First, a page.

December 19, 1995



Mr. Robert C. Black
P.O. Box 3142
Albany, NY 12203-0142

The staff of the Committee on Open Government is authorized to issue advisory opinions. The ensuing staff advisory opinion is based solely upon the information presented in your correspondence.

Dear Mr. Black:

I have received your letter of November 15, which reached this office on November 24.

According to your letter, over a year ago, you appealed a denial of an unemployment compensation claim. Because you were never informed of the result, you made a request on September 30 under the Freedom of Information Law for "copies of all records relating to [your] appeal." As of the date of your letter to this office, the request had "not been acknowledged, much less met." You have asked that this office "investigate this FOIL violation."

In this regard, the Committee has neither the staff nor the authority to conduct an investigation. Nevertheless, I offer the following comments.

First, it is noted that the Freedom of Information Law pertains to existing records. Section 89(3) of that statute provides in part that an agency need not create a record in response to a request. Therefore, if, for example, no determination has been rendered as yet, the Freedom of Information Law would not apply.

Second, insofar as the records sought exist, it is likely a provision of the Labor Law, rather than the Freedom of Information Law, would govern rights of access to certain of the records. By way of background, the Freedom of Information Law is based upon a presumption of access. Stated differently, all records of an agency are available, except to the extent that records or portions thereof fall within one or more grounds for denial appearing in §87(2)(a) through (i) of the Law.

Apparently relevant to the matter is the first ground for denial, §87(2)(a), which pertains to records that "are specifically exempted from disclosure by state or federal statute." One such statute, §537 of the Labor Law, entitled "Disclosures prohibited", states in subdivision (1) that:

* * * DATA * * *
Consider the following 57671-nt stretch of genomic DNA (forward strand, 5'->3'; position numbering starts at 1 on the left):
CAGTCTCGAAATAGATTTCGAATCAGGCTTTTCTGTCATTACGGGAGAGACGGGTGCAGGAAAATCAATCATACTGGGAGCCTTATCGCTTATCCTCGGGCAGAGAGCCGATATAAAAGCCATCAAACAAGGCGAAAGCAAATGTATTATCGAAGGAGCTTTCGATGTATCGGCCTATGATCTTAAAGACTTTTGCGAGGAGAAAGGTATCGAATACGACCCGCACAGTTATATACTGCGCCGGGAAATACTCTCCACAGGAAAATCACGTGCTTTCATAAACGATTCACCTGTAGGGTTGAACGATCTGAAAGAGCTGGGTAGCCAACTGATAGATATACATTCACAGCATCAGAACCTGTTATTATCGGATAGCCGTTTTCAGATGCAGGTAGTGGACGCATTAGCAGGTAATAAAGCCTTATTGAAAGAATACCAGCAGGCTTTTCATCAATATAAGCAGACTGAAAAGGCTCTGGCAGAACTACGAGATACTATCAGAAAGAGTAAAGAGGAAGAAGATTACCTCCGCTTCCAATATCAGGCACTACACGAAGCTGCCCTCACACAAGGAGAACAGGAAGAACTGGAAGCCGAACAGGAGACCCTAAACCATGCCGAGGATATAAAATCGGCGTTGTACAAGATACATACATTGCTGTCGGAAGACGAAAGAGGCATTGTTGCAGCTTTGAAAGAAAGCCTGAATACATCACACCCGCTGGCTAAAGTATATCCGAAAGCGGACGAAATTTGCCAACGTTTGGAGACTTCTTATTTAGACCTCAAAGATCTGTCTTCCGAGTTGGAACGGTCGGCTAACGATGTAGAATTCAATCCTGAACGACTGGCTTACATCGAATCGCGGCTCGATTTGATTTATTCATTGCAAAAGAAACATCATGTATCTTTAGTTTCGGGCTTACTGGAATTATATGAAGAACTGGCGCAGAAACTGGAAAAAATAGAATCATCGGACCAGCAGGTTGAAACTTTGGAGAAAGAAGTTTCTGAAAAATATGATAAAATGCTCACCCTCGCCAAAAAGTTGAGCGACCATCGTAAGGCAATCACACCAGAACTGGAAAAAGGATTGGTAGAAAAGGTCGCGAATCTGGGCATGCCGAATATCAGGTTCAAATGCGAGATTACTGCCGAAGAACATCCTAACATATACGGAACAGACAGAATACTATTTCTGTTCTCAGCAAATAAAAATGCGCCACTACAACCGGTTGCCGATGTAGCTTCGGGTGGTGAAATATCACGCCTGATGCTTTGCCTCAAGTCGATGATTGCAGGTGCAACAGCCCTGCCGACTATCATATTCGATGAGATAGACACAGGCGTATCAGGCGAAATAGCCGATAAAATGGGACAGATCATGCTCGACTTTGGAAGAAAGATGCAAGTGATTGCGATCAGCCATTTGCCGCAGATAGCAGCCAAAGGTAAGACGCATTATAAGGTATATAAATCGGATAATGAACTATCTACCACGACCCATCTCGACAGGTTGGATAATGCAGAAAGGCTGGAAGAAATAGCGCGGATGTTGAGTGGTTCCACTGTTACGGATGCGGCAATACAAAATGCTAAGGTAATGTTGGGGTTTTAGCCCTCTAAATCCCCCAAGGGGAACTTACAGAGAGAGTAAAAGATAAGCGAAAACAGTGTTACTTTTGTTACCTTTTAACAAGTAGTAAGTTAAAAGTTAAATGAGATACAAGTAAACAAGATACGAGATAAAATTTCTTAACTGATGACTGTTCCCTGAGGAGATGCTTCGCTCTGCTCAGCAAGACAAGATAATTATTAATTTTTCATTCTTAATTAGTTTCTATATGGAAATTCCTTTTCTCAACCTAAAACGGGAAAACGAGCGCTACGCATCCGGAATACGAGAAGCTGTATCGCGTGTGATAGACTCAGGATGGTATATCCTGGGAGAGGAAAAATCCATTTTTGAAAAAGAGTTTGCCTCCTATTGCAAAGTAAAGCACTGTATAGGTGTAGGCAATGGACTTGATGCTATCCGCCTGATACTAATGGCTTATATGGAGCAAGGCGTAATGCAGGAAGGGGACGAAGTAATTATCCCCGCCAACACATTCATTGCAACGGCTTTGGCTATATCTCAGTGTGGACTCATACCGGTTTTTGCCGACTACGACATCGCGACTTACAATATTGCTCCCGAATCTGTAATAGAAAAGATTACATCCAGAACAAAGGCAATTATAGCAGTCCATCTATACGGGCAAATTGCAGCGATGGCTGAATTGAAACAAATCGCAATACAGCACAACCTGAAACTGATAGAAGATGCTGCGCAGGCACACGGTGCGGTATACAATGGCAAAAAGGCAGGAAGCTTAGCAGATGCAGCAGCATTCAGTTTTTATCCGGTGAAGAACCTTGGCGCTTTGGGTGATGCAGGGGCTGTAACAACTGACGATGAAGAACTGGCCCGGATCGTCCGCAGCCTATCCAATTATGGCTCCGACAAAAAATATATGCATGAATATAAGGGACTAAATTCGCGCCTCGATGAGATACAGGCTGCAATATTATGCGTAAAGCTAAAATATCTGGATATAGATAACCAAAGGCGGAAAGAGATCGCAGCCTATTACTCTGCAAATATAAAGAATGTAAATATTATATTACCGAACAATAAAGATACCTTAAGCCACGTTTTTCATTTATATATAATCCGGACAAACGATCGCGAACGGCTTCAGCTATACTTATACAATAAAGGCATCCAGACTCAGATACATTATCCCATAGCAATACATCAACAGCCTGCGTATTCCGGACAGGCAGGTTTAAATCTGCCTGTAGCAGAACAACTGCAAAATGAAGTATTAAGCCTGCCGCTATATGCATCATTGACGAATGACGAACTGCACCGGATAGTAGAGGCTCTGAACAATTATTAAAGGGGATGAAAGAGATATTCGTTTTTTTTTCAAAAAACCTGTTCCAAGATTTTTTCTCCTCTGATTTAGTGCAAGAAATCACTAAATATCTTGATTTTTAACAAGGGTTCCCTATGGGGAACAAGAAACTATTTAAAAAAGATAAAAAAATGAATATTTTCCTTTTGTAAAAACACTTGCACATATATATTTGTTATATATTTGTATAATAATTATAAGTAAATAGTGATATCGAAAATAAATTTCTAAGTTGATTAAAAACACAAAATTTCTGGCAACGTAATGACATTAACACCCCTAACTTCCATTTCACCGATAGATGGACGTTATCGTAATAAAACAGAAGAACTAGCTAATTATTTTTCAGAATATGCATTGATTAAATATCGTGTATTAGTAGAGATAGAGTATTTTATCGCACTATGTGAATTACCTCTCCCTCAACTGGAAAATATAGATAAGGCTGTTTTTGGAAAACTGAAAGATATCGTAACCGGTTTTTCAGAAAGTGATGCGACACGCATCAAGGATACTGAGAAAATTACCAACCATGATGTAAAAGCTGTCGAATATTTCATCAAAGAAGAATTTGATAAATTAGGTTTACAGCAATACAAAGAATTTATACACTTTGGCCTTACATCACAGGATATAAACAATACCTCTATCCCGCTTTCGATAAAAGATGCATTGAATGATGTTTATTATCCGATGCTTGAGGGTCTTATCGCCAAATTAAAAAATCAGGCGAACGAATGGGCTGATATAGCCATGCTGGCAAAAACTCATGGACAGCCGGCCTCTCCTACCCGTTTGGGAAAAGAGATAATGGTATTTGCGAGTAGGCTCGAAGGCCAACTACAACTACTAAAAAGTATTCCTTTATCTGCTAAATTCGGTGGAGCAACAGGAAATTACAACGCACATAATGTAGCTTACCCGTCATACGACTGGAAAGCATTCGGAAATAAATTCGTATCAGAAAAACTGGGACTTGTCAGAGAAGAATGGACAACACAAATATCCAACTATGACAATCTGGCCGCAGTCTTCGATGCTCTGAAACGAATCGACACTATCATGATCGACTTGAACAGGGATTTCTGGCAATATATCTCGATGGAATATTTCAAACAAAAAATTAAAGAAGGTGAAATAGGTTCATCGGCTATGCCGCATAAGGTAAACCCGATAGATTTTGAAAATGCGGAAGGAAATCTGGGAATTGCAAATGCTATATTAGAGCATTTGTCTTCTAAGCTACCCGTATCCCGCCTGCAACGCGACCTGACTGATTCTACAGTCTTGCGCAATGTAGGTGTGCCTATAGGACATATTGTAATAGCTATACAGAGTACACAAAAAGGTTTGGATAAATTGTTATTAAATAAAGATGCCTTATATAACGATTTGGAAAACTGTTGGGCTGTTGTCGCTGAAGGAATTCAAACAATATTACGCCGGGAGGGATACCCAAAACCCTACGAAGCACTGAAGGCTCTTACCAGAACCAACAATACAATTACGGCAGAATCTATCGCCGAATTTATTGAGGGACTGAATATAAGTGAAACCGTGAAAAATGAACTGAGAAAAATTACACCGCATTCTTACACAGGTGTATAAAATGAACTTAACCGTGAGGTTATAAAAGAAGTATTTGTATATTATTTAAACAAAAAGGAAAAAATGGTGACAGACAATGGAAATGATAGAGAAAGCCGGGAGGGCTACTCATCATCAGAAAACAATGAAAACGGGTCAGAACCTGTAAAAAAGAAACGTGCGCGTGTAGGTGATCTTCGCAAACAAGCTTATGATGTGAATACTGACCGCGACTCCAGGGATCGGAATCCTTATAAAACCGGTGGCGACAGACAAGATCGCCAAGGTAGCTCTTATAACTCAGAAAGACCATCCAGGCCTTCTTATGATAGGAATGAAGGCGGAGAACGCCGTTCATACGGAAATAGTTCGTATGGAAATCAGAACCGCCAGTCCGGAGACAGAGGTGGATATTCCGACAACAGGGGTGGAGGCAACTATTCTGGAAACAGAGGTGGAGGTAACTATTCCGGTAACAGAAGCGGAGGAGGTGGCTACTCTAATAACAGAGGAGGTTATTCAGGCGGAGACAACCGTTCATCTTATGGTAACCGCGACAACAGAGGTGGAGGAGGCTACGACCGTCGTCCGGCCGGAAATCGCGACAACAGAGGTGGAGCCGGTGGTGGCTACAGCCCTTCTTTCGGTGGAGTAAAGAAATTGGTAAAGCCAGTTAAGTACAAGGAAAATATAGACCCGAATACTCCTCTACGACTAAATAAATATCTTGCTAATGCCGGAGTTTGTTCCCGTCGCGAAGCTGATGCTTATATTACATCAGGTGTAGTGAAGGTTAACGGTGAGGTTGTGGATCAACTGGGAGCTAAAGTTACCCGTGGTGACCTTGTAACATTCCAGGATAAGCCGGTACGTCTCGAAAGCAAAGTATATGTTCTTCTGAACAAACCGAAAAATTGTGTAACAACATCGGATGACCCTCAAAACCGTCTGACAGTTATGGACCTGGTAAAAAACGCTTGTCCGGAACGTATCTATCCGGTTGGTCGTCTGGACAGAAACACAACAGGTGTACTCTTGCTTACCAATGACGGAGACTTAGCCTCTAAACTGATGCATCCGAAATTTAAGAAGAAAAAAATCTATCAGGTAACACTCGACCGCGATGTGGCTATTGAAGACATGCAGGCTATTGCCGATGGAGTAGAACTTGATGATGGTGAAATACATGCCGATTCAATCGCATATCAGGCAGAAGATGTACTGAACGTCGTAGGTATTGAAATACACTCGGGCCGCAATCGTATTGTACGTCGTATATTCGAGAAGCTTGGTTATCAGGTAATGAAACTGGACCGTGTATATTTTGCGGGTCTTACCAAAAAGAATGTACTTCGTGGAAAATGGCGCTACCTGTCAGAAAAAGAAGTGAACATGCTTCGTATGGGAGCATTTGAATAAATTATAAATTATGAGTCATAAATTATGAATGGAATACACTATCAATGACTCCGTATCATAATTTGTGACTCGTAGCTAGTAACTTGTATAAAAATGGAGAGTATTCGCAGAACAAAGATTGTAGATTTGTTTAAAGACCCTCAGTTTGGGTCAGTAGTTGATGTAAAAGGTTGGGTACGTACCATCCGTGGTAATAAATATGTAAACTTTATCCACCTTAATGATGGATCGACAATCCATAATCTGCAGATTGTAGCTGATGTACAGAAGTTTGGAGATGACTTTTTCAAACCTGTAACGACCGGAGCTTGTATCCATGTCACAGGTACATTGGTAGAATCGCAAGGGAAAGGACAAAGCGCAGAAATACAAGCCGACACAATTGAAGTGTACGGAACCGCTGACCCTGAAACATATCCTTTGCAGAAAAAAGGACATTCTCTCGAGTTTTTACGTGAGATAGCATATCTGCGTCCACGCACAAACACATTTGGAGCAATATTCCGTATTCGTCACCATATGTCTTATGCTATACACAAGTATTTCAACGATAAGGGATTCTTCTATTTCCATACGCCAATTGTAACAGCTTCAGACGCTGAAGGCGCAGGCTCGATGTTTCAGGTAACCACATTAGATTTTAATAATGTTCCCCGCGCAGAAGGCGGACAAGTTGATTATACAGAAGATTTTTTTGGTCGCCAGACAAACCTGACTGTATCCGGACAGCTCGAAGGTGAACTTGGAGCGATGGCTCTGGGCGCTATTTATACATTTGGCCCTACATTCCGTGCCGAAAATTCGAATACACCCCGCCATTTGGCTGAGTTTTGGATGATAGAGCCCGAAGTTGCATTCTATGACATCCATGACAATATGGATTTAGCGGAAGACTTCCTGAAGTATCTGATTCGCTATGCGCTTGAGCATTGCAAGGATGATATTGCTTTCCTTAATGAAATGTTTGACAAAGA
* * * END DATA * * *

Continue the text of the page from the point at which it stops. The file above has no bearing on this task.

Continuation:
"[I]nformation acquired from employers or employees pursuant to this article shall be for the exclusive use and information of the commissioner in the discharge of his duties hereunder and shall not be open to the public nor be used in any court in any action or proceeding pending therein unless the commissioner is a party to such action or proceeding, notwithstanding any other provisions of law. Such information insofar as it is material to the making and determination of a claim for benefits shall be available to the parties affected and, in the commissioner's discretion, may be made available to the parties affected in connection with effecting placement."

To the extent that the records sought fall within the scope of §537, they would be confidential, unless they are "material to the making and determination of a claim for benefits" or the Commissioner of Labor asserts his discretionary authority to disclose records for the purpose of effecting placement in a job.

Lastly, the Freedom of Information Law provides direction concerning the time and manner in which agencies must respond to requests. Specifically, §89(3) of the Freedom of Information Law states in part that:

"Each entity subject to the provisions of this article, within five business days of the receipt of a written request for a record reasonably described, shall make such record available to the person requesting it, deny such request in writing or furnish a written acknowledgement of the receipt of such request and a statement of the approximate date when such request will be granted or denied..."

If neither a response to a request nor an acknowledgement of the receipt of a request is given within five business days, or if an agency delays responding for an unreasonable time after it acknowledges that a request has been received, a request may, in my opinion, be considered to have been constructively denied. In such a circumstance, I believe that the denial may be appealed in accordance with §89(4)(a) of the Freedom of Information Law. That provision states in relevant part that:

"...any person denied access to a record may within thirty days appeal in writing such denial to the head, chief executive, or governing body, who shall within ten business days of the receipt of such appeal fully explain in writing to the person requesting the record the reasons for further denial, or provide access to the record sought."

In addition, it has been held that when an appeal is made but a determination is not rendered within ten business days of the receipt of the appeal as required under §89(4)(a) of the Freedom of Information Law, the appellant has exhausted his or her administrative remedies and may initiate a challenge to a constructive denial of access under Article 78 of the Civil Practice Rules [Floyd v. McGuire, 87 AD 2d 388, appeal dismissed 57 NY 2d 774 (1982)].

I hope that I have been of assistance.



Robert J. Freeman
Executive Director